A nationwide survey of HIV-positive people and HIV doctors has found that the two groups of people often have very different views about HIV treatment. The 13-city survey of 152 HIV doctors and 399 HIV-positive people yielded a trove of interesting results: For instance, although HIV-positive people on treatment were much more likely than doctors to say that they were "very satisfied" with their current regimen, HIVers also were much less optimistic about their long-term health: 59 percent of HIV-positive people said they expected to live a normal life span, compared to 72 percent of HIV doctors who felt the same way about their patients. The survey also found that, although the majority of HIVers felt they had an "equal partnership" with their doctors when it came to making treatment decisions, less than half of HIV doctors felt the same way. The survey also showed a huge perception gap in how much HIVers know about HIV: Virtually every HIV doctor said that the majority of their patients often don't understand what they're being told about HIV and HIV treatment; two-thirds of HIVers, however, said that they almost always understood what their doctors told them.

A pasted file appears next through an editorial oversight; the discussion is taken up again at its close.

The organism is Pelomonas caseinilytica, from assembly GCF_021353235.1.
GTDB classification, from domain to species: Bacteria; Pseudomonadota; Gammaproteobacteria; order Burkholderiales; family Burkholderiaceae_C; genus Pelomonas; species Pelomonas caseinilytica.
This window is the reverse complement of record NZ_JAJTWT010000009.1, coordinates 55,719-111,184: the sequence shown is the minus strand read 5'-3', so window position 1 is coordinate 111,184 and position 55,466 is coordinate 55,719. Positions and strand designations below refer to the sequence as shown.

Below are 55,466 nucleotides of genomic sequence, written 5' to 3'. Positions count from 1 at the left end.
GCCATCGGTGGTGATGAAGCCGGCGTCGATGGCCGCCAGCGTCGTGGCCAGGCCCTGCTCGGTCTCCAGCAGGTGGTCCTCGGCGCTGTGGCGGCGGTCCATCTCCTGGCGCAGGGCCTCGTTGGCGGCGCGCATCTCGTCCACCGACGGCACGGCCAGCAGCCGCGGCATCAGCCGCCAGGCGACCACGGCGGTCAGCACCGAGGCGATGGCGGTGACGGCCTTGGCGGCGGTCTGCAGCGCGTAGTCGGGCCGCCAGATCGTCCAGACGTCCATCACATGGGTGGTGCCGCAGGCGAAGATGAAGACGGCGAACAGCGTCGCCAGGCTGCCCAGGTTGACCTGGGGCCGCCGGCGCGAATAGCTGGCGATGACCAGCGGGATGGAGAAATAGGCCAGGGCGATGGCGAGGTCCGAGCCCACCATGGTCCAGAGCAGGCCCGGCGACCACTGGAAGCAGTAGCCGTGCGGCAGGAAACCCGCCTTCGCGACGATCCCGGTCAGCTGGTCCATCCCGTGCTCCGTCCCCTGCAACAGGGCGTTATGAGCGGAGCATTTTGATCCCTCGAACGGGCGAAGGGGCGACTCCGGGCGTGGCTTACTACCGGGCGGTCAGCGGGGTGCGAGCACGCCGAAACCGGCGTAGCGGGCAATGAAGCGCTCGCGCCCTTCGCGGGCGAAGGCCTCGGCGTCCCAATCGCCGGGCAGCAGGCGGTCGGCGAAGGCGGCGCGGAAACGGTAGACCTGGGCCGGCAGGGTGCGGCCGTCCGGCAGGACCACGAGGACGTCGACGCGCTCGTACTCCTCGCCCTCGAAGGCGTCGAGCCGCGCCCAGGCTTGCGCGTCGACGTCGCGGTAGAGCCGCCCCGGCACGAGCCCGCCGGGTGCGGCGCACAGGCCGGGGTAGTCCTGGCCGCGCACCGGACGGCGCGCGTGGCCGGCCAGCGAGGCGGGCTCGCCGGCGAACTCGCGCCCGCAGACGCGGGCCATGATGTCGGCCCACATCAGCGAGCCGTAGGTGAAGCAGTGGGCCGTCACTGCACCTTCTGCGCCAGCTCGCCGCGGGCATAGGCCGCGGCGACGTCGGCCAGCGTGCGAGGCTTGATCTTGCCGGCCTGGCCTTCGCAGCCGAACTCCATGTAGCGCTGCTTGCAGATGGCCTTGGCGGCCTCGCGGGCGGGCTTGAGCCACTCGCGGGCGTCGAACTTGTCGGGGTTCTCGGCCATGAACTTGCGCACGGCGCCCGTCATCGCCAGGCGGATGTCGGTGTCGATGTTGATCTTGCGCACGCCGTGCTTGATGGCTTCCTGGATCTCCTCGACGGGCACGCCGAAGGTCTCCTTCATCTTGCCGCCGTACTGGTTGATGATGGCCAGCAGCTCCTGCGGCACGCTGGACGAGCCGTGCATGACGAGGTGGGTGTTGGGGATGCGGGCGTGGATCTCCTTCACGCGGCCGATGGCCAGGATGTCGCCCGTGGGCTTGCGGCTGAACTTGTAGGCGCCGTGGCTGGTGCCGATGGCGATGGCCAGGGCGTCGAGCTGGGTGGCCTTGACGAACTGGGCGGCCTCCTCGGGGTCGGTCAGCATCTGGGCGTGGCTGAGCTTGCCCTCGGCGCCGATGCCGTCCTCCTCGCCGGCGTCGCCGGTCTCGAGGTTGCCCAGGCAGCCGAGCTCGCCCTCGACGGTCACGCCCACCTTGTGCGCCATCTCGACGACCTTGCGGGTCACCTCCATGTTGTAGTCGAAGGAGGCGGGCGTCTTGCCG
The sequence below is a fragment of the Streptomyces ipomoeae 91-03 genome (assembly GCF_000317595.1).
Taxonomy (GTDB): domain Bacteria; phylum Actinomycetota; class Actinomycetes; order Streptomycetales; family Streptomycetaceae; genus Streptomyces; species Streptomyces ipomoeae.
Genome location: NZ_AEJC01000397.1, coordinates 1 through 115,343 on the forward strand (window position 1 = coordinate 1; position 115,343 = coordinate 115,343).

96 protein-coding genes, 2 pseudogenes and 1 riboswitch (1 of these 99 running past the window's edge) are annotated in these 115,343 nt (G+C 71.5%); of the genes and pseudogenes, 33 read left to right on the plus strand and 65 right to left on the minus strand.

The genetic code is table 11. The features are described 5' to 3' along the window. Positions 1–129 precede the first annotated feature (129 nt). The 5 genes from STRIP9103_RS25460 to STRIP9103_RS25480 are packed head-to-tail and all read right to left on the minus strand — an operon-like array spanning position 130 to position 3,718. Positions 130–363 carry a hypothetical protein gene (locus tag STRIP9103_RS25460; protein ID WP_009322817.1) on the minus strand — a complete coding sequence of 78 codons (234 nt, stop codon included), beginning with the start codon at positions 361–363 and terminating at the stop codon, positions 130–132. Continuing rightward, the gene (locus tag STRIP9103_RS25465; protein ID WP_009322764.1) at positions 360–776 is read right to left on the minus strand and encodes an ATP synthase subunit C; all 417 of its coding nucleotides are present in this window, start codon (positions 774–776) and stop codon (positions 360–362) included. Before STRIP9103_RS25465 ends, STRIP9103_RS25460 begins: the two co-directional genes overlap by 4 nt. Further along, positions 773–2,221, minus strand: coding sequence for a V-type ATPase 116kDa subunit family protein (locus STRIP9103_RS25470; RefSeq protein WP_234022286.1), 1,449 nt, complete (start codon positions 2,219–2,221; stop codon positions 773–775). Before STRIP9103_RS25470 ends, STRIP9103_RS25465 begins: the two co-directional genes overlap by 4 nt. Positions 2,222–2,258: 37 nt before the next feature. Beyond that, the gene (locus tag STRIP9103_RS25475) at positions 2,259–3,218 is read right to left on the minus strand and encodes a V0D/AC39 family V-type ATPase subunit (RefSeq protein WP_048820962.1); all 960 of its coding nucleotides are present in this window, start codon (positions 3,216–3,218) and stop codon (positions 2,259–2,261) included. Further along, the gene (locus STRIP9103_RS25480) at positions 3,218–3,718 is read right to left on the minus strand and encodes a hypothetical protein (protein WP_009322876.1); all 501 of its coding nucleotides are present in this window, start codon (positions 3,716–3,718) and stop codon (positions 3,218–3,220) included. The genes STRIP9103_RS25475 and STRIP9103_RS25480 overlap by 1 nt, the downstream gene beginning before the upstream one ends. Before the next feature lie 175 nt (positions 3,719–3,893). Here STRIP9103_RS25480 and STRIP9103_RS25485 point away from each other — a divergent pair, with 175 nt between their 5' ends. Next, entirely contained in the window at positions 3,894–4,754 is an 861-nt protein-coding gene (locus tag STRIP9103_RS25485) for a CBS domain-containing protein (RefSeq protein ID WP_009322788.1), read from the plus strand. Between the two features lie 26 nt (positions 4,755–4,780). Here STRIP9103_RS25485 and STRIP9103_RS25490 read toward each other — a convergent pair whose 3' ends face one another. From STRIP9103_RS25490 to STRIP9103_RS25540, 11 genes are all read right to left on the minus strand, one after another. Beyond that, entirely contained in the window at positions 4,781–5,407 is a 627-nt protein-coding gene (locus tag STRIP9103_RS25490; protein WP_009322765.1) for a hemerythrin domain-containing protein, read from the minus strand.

(Web highlight from the Journal of the International Association of Physicians in AIDS Care)

    Treatment Interruptions: SMART or Stupid?

    It's been several months now since the HIV treatment world was turned on its head by the cancellation of a single study. Known as SMART, it was one of the largest studies ever to investigate any kind of HIV treatment strategy -- and many people were hopeful that it would find value in a certain type of "structured treatment interruption," in which HIVers start or stop taking their meds when their CD4 count reaches a certain level. SMART met an early demise, however, when researchers found that people who used this strategy developed AIDS-related illnesses at a much higher rate than people who remained on meds continuously. SMART's cancellation has led to a lot of hand-wringing and confusion over why it went wrong, and what it bodes for the future of HIV treatment interruptions. In this analysis, Tim Horn and Mark Milano take another look at why the SMART study was cancelled -- and what lessons, if any, can be learned from the results.